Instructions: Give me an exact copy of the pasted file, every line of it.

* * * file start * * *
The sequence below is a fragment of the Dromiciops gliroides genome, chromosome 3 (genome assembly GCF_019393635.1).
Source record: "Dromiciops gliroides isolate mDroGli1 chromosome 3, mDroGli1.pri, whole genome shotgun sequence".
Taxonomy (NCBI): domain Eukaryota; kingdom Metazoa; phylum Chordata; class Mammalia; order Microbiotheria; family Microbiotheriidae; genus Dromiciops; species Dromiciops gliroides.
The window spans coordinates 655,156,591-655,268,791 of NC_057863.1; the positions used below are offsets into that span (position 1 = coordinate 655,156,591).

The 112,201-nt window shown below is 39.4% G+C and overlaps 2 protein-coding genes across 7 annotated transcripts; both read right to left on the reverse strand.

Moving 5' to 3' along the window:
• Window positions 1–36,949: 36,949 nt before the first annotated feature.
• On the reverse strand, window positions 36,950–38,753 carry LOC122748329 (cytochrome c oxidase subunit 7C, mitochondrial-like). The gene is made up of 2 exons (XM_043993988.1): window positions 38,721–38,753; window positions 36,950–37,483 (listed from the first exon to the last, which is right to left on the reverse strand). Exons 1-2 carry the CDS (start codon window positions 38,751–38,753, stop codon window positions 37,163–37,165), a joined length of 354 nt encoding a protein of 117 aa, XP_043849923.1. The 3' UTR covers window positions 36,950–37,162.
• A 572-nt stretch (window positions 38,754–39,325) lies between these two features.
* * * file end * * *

The sequence below is a fragment of the Dromiciops gliroides genome, chromosome 3 (genome assembly GCF_019393635.1).
Source record: "Dromiciops gliroides isolate mDroGli1 chromosome 3, mDroGli1.pri, whole genome shotgun sequence".
Taxonomy (NCBI): domain Eukaryota; kingdom Metazoa; phylum Chordata; class Mammalia; order Microbiotheria; family Microbiotheriidae; genus Dromiciops; species Dromiciops gliroides.
The window spans coordinates 655,156,591-655,268,791 of NC_057863.1; the positions used below are offsets into that span (position 1 = coordinate 655,156,591).

The 112,201-nt window shown below is 39.4% G+C and overlaps 2 protein-coding genes across 7 annotated transcripts; both read right to left on the reverse strand.

Moving 5' to 3' along the window:
• Window positions 1–36,949: 36,949 nt before the first annotated feature.
• On the reverse strand, window positions 36,950–38,753 carry LOC122748329 (cytochrome c oxidase subunit 7C, mitochondrial-like). The gene is made up of 2 exons (XM_043993988.1): window positions 38,721–38,753; window positions 36,950–37,483 (listed from the first exon to the last, which is right to left on the reverse strand). Exons 1-2 carry the CDS (start codon window positions 38,751–38,753, stop codon window positions 37,163–37,165), a joined length of 354 nt encoding a protein of 117 aa, XP_043849923.1. The 3' UTR covers window positions 36,950–37,162.
• A 572-nt stretch (window positions 38,754–39,325) lies between these two features.